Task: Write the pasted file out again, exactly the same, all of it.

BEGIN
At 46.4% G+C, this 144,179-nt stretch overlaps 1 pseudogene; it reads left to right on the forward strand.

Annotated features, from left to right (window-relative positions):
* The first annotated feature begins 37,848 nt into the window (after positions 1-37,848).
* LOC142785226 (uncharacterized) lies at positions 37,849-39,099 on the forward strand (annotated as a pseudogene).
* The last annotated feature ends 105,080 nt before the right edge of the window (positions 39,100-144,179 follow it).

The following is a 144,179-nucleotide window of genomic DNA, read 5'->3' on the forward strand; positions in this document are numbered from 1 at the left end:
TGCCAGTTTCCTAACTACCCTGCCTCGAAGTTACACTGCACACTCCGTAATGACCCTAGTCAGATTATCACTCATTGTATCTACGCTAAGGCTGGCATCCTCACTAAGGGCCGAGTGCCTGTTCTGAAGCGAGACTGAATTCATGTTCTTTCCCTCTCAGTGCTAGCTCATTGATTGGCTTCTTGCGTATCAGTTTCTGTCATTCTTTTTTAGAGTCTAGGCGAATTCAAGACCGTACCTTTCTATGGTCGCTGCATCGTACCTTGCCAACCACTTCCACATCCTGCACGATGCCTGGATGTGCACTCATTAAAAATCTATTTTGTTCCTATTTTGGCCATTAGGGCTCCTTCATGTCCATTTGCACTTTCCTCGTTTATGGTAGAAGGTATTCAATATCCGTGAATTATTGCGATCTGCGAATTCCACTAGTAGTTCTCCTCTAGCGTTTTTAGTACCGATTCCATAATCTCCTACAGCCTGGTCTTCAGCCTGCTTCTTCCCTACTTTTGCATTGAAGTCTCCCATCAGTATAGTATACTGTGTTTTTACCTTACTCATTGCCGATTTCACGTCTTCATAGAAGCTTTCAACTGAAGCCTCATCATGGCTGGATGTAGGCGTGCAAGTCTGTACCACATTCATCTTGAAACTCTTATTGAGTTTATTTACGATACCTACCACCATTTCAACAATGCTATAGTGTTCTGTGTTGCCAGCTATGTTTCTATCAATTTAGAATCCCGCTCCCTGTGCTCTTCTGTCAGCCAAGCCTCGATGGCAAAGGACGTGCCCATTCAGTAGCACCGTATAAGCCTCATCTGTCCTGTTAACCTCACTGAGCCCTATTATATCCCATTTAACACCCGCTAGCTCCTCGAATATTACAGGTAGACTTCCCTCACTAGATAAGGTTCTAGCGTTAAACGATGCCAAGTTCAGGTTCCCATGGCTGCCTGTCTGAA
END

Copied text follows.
At 46.4% G+C, this 144,179-nt stretch overlaps 1 pseudogene; it reads left to right on the forward strand.

Annotated features, from left to right (window-relative positions):
* The first annotated feature begins 37,848 nt into the window (after positions 1-37,848).
* LOC142785226 (uncharacterized) lies at positions 37,849-39,099 on the forward strand (annotated as a pseudogene).
* The last annotated feature ends 105,080 nt before the right edge of the window (positions 39,100-144,179 follow it).

The following is a 144,179-nucleotide window of genomic DNA, read 5'->3' on the forward strand; positions in this document are numbered from 1 at the left end:
TGCCAGTTTCCTAACTACCCTGCCTCGAAGTTACACTGCACACTCCGTAATGACCCTAGTCAGATTATCACTCATTGTATCTACGCTAAGGCTGGCATCCTCACTAAGGGCCGAGTGCCTGTTCTGAAGCGAGACTGAATTCATGTTCTTTCCCTCTCAGTGCTAGCTCATTGATTGGCTTCTTGCGTATCAGTTTCTGTCATTCTTTTTTAGAGTCTAGGCGAATTCAAGACCGTACCTTTCTATGGTCGCTGCATCGTACCTTGCCAACCACTTCCACATCCTGCACGATGCCTGGATGTGCACTCATTAAAAATCTATTTTGTTCCTATTTTGGCCATTAGGGCTCCTTCATGTCCATTTGCACTTTCCTCGTTTATGGTAGAAGGTATTCAATATCCGTGAATTATTGCGATCTGCGAATTCCACTAGTAGTTCTCCTCTAGCGTTTTTAGTACCGATTCCATAATCTCCTACAGCCTGGTCTTCAGCCTGCTTCTTCCCTACTTTTGCATTGAAGTCTCCCATCAGTATAGTATACTGTGTTTTTACCTTACTCATTGCCGATTTCACGTCTTCATAGAAGCTTTCAACTGAAGCCTCATCATGGCTGGATGTAGGCGTGCAAGTCTGTACCACATTCATCTTGAAACTCTTATTGAGTTTATTTACGATACCTACCACCATTTCAACAATGCTATAGTGTTCTGTGTTGCCAGCTATGTTTCTATCAATTTAGAATCCCGCTCCCTGTGCTCTTCTGTCAGCCAAGCCTCGATGGCAAAGGACGTGCCCATTCAGTAGCACCGTATAAGCCTCATCTGTCCTGTTAACCTCACTGAGCCCTATTATATCCCATTTAACACCCGCTAGCTCCTCGAATATTACAGGTAGACTTCCCTCACTAGATAAGGTTCTAGCGTTAAACGATGCCAAGTTCAGGTTCCCATGGCTGCCTGTCTGAA